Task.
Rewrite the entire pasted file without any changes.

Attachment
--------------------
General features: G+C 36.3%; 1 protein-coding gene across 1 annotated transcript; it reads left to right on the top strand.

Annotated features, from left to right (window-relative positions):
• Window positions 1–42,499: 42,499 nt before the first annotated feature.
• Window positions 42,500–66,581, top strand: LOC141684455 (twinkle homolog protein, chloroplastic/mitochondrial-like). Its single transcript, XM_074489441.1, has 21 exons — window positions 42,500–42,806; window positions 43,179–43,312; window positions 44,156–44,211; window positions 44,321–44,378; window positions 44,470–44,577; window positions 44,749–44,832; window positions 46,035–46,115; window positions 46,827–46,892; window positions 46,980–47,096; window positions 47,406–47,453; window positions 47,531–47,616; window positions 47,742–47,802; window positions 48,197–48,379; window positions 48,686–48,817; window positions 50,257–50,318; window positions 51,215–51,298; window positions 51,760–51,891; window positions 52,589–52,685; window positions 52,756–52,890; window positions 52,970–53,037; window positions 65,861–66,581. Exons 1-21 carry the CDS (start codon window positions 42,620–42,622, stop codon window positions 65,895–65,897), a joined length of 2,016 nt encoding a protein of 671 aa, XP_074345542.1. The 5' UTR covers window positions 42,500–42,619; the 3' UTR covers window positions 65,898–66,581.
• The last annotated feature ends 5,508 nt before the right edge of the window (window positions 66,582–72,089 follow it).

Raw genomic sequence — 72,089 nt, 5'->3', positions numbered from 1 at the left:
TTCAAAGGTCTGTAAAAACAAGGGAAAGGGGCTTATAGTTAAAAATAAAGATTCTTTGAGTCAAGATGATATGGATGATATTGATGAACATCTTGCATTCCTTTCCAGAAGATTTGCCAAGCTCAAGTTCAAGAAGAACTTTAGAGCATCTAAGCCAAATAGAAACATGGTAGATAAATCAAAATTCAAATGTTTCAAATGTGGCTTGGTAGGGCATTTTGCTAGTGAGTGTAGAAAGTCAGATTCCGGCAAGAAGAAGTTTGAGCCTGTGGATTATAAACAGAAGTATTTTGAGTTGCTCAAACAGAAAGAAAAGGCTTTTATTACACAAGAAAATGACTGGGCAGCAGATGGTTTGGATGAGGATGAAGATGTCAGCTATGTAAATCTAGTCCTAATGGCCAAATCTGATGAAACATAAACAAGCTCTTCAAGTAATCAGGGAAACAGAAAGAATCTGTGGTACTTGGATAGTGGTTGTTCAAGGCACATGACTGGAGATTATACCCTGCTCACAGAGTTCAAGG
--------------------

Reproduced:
General features: G+C 36.3%; 1 protein-coding gene across 1 annotated transcript; it reads left to right on the top strand.

Annotated features, from left to right (window-relative positions):
• Window positions 1–42,499: 42,499 nt before the first annotated feature.
• Window positions 42,500–66,581, top strand: LOC141684455 (twinkle homolog protein, chloroplastic/mitochondrial-like). Its single transcript, XM_074489441.1, has 21 exons — window positions 42,500–42,806; window positions 43,179–43,312; window positions 44,156–44,211; window positions 44,321–44,378; window positions 44,470–44,577; window positions 44,749–44,832; window positions 46,035–46,115; window positions 46,827–46,892; window positions 46,980–47,096; window positions 47,406–47,453; window positions 47,531–47,616; window positions 47,742–47,802; window positions 48,197–48,379; window positions 48,686–48,817; window positions 50,257–50,318; window positions 51,215–51,298; window positions 51,760–51,891; window positions 52,589–52,685; window positions 52,756–52,890; window positions 52,970–53,037; window positions 65,861–66,581. Exons 1-21 carry the CDS (start codon window positions 42,620–42,622, stop codon window positions 65,895–65,897), a joined length of 2,016 nt encoding a protein of 671 aa, XP_074345542.1. The 5' UTR covers window positions 42,500–42,619; the 3' UTR covers window positions 65,898–66,581.
• The last annotated feature ends 5,508 nt before the right edge of the window (window positions 66,582–72,089 follow it).

Raw genomic sequence — 72,089 nt, 5'->3', positions numbered from 1 at the left:
TTCAAAGGTCTGTAAAAACAAGGGAAAGGGGCTTATAGTTAAAAATAAAGATTCTTTGAGTCAAGATGATATGGATGATATTGATGAACATCTTGCATTCCTTTCCAGAAGATTTGCCAAGCTCAAGTTCAAGAAGAACTTTAGAGCATCTAAGCCAAATAGAAACATGGTAGATAAATCAAAATTCAAATGTTTCAAATGTGGCTTGGTAGGGCATTTTGCTAGTGAGTGTAGAAAGTCAGATTCCGGCAAGAAGAAGTTTGAGCCTGTGGATTATAAACAGAAGTATTTTGAGTTGCTCAAACAGAAAGAAAAGGCTTTTATTACACAAGAAAATGACTGGGCAGCAGATGGTTTGGATGAGGATGAAGATGTCAGCTATGTAAATCTAGTCCTAATGGCCAAATCTGATGAAACATAAACAAGCTCTTCAAGTAATCAGGGAAACAGAAAGAATCTGTGGTACTTGGATAGTGGTTGTTCAAGGCACATGACTGGAGATTATACCCTGCTCACAGAGTTCAAGG